Tips to Make Your Trip Go as Smoothly as Possible
After a long stretch of time spent mostly at home, many families are looking forward to traveling again—whether it’s a quick weekend getaway or a long trip over the holidays. These tips are designed to ensure that children who are deaf or hard of hearing have what they need to be safe and enjoy travel.
Trips can produce equal amounts of excitement and anxiety. That’s especially true after a year of limited opportunities to socialize. Make sure to communicate in advance with children the when, where and how of travel. For younger children, use visuals, such as a wall calendar, to help convey how long they’ll be away. If it’ll be a new experience, such as a first plane ride or trip to the ocean, make sure they know what to expect.
If you’re staying in a hotel, know that they all must have some selection of rooms that conform to ADA accessibility guidelines—but they’re often booked early. As soon as you book, call the hotel directly to let them know you’d like a room with visual alarms.
Headed out of town on a plane? Tell the airline you’re traveling with a child who has hearing loss, and you’d like early boarding. (Most have a dedicated phone line for disability services, but you may have to hunt for it on their website. Or call customer service and ask for the department that handles ADA-related requests.) With early boarding, the flight crew will know your child has a hearing loss, which could be important if there’s an emergency, and you’ll have more time to settle in.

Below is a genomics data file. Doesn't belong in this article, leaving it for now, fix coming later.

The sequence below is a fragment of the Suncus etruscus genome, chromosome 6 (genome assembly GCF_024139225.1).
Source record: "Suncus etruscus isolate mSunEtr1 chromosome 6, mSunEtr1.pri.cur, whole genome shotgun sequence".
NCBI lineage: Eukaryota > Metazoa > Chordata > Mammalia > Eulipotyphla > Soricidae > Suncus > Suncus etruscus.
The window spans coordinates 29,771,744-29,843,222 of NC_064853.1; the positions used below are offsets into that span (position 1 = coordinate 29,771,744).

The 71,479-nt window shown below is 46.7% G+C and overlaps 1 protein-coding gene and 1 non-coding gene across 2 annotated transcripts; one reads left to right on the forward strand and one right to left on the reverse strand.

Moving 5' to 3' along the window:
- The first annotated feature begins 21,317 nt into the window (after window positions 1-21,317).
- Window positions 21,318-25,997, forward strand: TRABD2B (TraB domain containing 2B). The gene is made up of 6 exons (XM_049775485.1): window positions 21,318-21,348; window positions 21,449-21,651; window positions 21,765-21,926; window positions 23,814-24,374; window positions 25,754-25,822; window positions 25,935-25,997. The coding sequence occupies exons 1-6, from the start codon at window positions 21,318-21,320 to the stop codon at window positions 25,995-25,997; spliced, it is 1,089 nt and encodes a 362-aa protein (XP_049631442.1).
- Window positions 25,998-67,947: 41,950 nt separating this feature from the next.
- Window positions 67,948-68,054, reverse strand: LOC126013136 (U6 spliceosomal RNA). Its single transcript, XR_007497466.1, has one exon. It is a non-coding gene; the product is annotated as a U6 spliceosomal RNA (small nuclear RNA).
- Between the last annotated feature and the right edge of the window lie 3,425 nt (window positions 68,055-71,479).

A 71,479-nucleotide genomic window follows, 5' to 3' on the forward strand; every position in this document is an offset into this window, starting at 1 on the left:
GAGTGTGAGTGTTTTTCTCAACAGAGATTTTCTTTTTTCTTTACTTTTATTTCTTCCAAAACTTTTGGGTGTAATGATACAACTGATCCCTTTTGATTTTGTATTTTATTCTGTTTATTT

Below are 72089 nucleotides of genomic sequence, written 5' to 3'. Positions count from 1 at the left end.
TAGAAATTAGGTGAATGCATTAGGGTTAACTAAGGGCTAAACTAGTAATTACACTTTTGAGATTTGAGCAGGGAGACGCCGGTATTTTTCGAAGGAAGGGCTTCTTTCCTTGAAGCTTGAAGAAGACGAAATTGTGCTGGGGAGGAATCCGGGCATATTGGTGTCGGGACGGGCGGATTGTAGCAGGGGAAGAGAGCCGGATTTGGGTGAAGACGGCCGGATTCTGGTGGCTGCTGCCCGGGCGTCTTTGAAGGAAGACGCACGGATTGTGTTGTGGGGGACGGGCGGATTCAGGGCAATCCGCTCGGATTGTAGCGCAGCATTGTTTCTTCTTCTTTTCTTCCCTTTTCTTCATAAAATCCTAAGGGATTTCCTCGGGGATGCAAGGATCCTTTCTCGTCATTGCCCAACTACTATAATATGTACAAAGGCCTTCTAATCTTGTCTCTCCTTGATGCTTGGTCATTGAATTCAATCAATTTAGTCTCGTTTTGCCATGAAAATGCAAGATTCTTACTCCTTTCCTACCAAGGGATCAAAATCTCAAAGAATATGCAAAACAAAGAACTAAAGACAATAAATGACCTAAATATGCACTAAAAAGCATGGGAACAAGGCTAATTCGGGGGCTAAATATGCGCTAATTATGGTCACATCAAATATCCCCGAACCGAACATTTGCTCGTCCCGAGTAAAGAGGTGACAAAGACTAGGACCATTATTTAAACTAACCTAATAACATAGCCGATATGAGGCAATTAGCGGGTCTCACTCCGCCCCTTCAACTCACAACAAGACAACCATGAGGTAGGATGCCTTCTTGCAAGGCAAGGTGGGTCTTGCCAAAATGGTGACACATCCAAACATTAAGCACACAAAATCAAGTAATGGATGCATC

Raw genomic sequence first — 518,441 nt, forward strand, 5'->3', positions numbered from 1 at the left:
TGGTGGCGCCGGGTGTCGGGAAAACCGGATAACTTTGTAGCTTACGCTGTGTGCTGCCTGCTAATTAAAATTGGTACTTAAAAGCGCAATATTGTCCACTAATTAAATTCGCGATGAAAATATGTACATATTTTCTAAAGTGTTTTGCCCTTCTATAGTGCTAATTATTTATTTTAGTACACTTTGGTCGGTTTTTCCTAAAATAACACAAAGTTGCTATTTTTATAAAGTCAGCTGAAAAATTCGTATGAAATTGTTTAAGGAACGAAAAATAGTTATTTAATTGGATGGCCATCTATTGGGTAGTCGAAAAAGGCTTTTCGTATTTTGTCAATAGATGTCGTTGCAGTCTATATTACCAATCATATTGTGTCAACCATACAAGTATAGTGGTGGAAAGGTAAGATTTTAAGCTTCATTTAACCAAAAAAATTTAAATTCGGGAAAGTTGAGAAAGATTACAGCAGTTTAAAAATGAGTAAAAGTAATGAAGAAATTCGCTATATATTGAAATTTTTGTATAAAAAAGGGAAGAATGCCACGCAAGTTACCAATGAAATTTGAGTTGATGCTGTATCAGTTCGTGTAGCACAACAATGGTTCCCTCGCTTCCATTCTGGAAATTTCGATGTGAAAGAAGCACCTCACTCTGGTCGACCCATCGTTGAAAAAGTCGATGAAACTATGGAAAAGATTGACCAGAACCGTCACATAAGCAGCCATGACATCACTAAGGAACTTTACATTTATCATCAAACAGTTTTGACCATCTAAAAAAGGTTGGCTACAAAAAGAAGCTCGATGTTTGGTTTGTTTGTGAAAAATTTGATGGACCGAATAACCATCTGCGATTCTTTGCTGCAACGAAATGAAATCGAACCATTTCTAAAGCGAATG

Packing and Caring for Hearing Tech
When in doubt, pack it! You’ll never regret having extra batteries you ended up not needing, but if you need something you don’t have it can ruin a precious vacation day. (You don’t want to have to tell your child they can’t use the awesome hotel pool because you didn’t pack the waterproof sleeves for their cochlear implants. No one walks away happy from that conversation.)
Consider the different equipment necessary for different types of trips (e.g., an overnight in a nearby city versus a week-long camping trip)—and adjust based on your child’s age and interests. With that in mind, here’s a list of the most commonly needed items to consider adding to your packing list:
Extra batteries (Note when traveling abroad: not all disposable batteries will be easily available overseas. Consider bringing more than you usually need.)
Drying device for hearing technology
Your child’s Hearing Assistive Technology (HAT, e.g., a Roger Mic or Minimic) and its charger. Even if you don’t often need it at home, they come in handy on a noisy plane, train or long car ride.
If your child is bringing a laptop or gaming device, pack any accessories they use to stream sound (this may or may not be the same as their HAT).
A surge protector for plugging in several items if necessary—hotel rooms often have few electrical outlets
Spares of any parts prone to breaking. (Your child has a cochlear implant? Pack an extra cable.) If you don’t have spares, be sure to save contact information for your child’s audiologist and the name of a local durable goods provider on your phone. If something does break, you’ll have an easier time getting a replacement.
A spare retention device (headband, cord, etc.) for younger children who wear hearing aids
Extra power packs if you’ll be camping or staying somewhere with unreliable electricity
A battery charger for rechargeables (and appropriate power adapters for your chargers if traveling abroad)